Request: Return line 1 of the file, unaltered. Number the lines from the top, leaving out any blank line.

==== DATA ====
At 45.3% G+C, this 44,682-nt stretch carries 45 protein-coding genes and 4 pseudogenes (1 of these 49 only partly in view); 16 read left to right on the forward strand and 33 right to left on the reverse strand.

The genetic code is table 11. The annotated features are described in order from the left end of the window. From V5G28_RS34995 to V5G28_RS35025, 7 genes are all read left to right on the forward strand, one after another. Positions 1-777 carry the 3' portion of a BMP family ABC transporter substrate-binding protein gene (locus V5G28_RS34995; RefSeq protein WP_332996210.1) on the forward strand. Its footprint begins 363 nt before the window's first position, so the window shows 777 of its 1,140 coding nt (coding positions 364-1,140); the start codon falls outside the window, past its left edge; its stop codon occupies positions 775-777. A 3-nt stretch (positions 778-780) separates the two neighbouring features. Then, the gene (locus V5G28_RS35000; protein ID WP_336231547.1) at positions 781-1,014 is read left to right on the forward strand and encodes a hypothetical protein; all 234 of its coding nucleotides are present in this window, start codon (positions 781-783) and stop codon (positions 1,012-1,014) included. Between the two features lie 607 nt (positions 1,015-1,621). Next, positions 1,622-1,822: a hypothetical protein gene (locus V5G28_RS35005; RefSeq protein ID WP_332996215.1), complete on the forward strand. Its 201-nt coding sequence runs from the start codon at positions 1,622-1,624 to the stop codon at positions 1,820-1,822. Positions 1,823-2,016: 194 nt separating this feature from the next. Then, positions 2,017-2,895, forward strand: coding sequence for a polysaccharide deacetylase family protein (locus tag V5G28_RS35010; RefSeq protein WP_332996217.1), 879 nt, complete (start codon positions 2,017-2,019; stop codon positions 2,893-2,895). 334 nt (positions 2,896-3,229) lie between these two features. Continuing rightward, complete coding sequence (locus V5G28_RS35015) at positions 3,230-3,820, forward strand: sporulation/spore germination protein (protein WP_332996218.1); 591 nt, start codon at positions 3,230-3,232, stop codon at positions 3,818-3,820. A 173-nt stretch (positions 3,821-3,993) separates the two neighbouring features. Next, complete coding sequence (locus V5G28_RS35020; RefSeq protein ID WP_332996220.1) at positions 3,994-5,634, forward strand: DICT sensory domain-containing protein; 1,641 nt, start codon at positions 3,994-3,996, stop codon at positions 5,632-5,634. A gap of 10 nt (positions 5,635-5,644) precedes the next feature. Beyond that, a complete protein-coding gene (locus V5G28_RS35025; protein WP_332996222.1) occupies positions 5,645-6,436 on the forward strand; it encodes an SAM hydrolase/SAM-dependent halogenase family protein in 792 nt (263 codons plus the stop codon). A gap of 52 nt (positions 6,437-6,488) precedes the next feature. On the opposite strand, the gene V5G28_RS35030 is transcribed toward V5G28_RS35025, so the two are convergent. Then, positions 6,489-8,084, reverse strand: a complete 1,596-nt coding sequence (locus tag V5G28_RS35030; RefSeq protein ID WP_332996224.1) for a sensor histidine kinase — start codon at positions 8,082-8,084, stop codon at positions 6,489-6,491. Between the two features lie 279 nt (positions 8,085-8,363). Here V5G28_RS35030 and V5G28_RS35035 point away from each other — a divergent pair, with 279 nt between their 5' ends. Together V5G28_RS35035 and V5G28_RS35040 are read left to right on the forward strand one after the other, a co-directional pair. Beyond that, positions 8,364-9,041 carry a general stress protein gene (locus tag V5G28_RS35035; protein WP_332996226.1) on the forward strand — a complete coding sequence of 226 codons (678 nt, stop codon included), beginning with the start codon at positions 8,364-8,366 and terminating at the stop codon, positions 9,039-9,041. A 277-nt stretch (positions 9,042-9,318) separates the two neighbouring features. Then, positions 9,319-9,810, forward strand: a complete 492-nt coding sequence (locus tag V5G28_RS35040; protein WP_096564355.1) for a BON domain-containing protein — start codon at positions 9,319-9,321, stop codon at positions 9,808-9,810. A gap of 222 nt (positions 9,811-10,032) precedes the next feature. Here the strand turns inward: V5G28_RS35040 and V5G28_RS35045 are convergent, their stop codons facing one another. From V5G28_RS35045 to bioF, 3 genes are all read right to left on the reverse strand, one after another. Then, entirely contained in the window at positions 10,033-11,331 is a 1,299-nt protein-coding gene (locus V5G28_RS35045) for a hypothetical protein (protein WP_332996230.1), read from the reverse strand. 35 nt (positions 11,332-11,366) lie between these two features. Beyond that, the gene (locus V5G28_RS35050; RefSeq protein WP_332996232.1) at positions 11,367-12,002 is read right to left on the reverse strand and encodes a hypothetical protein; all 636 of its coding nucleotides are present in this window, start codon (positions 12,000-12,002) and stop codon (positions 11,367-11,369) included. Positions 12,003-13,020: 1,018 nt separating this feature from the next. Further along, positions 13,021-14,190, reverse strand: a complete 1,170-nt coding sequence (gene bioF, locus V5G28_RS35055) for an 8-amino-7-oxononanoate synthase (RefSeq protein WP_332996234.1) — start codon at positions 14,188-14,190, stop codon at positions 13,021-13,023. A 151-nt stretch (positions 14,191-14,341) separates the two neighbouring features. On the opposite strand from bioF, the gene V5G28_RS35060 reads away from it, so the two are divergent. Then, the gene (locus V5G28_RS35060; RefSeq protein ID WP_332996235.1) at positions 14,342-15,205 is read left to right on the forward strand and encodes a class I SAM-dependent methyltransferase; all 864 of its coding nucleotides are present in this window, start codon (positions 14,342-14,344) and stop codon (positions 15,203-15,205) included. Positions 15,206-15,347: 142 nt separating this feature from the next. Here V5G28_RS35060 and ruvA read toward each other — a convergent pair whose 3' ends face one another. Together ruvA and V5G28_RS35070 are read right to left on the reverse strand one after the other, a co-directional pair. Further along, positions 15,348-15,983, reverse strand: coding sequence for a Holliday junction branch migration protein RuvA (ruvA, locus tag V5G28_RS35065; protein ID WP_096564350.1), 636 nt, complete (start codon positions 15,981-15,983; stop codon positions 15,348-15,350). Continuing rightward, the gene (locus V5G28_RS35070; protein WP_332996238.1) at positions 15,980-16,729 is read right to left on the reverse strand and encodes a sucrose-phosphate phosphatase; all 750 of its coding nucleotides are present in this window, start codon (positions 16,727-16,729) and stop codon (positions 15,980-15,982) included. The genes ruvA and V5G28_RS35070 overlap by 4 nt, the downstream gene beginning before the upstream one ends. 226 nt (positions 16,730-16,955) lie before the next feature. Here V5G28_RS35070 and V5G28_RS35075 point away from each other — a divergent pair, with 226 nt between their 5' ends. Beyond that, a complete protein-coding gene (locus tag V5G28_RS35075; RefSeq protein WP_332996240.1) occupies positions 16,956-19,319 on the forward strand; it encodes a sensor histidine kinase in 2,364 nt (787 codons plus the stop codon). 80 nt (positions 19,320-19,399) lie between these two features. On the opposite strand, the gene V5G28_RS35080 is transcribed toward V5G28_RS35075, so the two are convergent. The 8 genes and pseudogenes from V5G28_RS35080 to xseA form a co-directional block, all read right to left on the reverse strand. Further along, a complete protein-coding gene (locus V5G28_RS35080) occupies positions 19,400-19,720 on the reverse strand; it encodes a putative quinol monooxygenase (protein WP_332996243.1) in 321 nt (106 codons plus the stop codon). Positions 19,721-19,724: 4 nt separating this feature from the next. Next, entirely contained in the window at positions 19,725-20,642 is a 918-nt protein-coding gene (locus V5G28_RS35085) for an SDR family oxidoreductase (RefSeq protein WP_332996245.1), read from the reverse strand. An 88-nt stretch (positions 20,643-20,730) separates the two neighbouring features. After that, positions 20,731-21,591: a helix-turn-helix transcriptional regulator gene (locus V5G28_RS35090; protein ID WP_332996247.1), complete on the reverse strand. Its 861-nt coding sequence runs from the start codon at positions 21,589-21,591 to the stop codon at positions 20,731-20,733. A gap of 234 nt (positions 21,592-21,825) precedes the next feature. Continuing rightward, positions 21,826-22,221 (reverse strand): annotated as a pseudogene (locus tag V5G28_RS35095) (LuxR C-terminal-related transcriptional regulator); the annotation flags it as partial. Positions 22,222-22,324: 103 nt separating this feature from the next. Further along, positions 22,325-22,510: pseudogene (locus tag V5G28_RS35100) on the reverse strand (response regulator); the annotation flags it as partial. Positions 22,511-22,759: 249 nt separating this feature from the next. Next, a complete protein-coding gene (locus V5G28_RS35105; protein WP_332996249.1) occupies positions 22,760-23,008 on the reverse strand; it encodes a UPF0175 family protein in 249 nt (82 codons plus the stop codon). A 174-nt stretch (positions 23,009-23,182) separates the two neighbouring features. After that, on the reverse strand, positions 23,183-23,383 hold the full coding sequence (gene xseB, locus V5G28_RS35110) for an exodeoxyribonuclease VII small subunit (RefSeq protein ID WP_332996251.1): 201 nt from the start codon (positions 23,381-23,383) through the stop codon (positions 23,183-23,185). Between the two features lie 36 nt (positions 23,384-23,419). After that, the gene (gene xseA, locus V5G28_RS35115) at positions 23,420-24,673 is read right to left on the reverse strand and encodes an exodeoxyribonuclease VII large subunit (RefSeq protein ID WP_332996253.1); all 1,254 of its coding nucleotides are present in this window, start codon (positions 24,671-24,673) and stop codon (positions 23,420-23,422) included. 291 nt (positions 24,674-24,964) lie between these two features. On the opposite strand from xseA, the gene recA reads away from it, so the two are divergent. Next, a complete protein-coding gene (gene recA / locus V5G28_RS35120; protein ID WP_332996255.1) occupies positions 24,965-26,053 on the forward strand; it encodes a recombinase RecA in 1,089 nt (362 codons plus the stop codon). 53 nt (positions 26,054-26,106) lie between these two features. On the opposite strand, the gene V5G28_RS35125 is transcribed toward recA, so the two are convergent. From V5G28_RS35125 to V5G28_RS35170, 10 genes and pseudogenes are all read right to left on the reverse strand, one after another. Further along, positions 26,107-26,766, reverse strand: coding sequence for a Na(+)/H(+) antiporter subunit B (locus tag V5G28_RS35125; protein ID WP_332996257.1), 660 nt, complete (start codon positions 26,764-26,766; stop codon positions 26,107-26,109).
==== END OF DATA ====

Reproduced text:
At 45.3% G+C, this 44,682-nt stretch carries 45 protein-coding genes and 4 pseudogenes (1 of these 49 only partly in view); 16 read left to right on the forward strand and 33 right to left on the reverse strand.